• You are now teaching the fact that communication pays -> their world gets better when they communicate their needs and wants.


Manding (Requesting)[edit source]

Definition

Verbal behavior (spoken, sign, PECs) of a request for an item or information that benefits the requestor.

Example

A baby cries and is reinforced by getting changed or fed.

Slogan

A Mand is a Terrible Thing to Waste

Description
  1. Pair teacher with getting things that make their world better. It teaches that it pays to communicate your wants and needs.
  2. Manding is needed for social interaction: conversation, getting information, making friends
  3. Manding is the fastest way for the student to get reinforcement therefore strengthening communication.
  4. Student must have a lot of mands under his/her belt in order to move onto tacting (labeling/identifying) and intraverbals (fill in the blanks, "wh" questions and answers)
  5. Manding is the first thing you should teach. Do not teach labeling first.
  6. By teaching manding first, you can get rid of problem behaviors due to lack of communicating wants and needs.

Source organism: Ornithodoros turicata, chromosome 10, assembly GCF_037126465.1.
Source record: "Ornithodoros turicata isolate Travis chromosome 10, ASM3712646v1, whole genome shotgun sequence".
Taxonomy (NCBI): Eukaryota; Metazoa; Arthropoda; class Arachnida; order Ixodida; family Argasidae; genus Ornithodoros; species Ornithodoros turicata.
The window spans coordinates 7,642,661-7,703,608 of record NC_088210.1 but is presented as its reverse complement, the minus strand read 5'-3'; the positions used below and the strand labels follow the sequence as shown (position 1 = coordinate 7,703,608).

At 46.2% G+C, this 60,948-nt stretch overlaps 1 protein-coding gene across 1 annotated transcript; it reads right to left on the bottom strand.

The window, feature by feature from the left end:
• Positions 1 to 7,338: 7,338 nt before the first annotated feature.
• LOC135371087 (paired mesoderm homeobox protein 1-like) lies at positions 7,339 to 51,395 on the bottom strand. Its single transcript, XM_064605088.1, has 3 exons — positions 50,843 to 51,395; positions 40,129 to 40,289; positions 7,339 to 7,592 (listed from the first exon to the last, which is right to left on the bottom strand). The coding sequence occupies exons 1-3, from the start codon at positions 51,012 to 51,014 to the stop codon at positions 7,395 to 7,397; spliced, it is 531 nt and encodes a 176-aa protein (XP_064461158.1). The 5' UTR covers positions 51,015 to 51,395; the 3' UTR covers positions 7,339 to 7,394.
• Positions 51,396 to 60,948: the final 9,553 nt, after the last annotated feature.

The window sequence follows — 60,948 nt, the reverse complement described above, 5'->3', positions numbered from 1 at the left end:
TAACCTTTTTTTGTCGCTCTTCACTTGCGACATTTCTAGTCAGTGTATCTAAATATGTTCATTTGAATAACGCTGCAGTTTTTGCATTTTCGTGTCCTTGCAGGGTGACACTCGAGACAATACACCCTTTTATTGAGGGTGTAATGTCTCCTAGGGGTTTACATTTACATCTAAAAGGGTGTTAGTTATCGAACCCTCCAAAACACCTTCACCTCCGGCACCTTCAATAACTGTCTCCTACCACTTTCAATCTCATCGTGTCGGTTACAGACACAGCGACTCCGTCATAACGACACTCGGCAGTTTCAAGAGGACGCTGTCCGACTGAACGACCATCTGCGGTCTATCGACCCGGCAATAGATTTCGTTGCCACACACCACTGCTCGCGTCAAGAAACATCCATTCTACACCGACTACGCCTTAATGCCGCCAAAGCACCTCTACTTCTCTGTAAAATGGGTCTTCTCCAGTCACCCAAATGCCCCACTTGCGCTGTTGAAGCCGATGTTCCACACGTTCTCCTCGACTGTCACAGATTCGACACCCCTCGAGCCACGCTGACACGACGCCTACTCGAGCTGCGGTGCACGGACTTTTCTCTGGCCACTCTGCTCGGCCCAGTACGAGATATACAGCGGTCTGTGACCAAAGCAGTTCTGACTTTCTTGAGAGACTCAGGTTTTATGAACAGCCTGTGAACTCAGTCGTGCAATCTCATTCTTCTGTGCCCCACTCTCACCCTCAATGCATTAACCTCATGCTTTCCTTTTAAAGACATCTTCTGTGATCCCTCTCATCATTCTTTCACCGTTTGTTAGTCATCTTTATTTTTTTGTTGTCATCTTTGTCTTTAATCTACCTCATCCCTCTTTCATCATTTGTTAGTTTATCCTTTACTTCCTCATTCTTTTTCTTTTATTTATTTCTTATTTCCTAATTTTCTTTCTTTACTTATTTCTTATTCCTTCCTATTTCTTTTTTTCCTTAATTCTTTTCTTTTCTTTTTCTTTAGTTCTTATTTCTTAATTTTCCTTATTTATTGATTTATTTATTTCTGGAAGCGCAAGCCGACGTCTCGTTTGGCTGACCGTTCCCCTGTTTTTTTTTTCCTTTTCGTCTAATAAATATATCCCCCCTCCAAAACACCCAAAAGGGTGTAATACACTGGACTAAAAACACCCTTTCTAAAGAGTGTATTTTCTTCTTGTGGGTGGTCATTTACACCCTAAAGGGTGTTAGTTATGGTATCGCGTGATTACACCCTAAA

7. Teach manding by doing a reinforcer assessment and then controlling strongly reinforcing items. However, don't make it too difficult to ask for the items and ensure that when you take the item back, it doesn't make you a "this person makes me work too hard and I don't like the item anymore" aversive.
  8. Mand items can change moment by moment to month to month. You have to be flexible and always on the lookout for new reinforcers. For instance teach asking for a tub toy during bath time. Teach asking for a favorite snack during snake time.

Manding Assessment[edit source]

Identify current and potential mand items

  • Can look at an item to request it – you’ll know because the child will play with the item
  • Stand by requested item or pull to item
  • Request the item by pointing to item
  • Request item through verbal language, sign language, or PECS

How to teach:

What do you want? [Give the student a word, sign, or PECS for the item. Do not expect perfection]